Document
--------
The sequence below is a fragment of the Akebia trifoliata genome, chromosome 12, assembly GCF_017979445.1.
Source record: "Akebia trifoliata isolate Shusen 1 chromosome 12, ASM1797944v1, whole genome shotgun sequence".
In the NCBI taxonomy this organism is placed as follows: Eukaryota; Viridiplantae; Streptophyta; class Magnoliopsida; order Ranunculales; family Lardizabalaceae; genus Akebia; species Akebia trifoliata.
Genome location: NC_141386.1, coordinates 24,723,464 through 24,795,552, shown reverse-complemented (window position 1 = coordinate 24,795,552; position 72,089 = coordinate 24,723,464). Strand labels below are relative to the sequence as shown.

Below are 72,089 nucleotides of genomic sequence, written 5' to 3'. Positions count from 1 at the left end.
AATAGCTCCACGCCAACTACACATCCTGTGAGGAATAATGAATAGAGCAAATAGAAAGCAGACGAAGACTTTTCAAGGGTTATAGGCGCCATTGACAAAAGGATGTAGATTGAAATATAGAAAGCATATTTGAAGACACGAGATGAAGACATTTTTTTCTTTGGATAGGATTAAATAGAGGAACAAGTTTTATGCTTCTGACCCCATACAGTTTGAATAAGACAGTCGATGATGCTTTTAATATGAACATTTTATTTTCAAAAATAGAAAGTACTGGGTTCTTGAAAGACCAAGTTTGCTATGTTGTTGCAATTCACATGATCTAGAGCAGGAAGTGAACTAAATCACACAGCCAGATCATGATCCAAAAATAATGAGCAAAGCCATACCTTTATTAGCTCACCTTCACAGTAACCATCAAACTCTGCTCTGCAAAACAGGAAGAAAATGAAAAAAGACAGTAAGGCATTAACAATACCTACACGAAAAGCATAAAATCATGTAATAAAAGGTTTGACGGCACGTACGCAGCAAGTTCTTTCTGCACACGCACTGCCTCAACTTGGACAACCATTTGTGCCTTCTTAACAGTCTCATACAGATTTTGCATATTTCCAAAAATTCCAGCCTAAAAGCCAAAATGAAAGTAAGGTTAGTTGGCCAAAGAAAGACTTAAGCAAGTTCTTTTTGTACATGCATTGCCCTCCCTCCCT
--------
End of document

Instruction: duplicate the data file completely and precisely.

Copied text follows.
The sequence below is a fragment of the Akebia trifoliata genome, chromosome 12, assembly GCF_017979445.1.
Source record: "Akebia trifoliata isolate Shusen 1 chromosome 12, ASM1797944v1, whole genome shotgun sequence".
In the NCBI taxonomy this organism is placed as follows: Eukaryota; Viridiplantae; Streptophyta; class Magnoliopsida; order Ranunculales; family Lardizabalaceae; genus Akebia; species Akebia trifoliata.
Genome location: NC_141386.1, coordinates 24,723,464 through 24,795,552, shown reverse-complemented (window position 1 = coordinate 24,795,552; position 72,089 = coordinate 24,723,464). Strand labels below are relative to the sequence as shown.

Below are 72,089 nucleotides of genomic sequence, written 5' to 3'. Positions count from 1 at the left end.
AATAGCTCCACGCCAACTACACATCCTGTGAGGAATAATGAATAGAGCAAATAGAAAGCAGACGAAGACTTTTCAAGGGTTATAGGCGCCATTGACAAAAGGATGTAGATTGAAATATAGAAAGCATATTTGAAGACACGAGATGAAGACATTTTTTTCTTTGGATAGGATTAAATAGAGGAACAAGTTTTATGCTTCTGACCCCATACAGTTTGAATAAGACAGTCGATGATGCTTTTAATATGAACATTTTATTTTCAAAAATAGAAAGTACTGGGTTCTTGAAAGACCAAGTTTGCTATGTTGTTGCAATTCACATGATCTAGAGCAGGAAGTGAACTAAATCACACAGCCAGATCATGATCCAAAAATAATGAGCAAAGCCATACCTTTATTAGCTCACCTTCACAGTAACCATCAAACTCTGCTCTGCAAAACAGGAAGAAAATGAAAAAAGACAGTAAGGCATTAACAATACCTACACGAAAAGCATAAAATCATGTAATAAAAGGTTTGACGGCACGTACGCAGCAAGTTCTTTCTGCACACGCACTGCCTCAACTTGGACAACCATTTGTGCCTTCTTAACAGTCTCATACAGATTTTGCATATTTCCAAAAATTCCAGCCTAAAAGCCAAAATGAAAGTAAGGTTAGTTGGCCAAAGAAAGACTTAAGCAAGTTCTTTTTGTACATGCATTGCCCTCCCTCCCT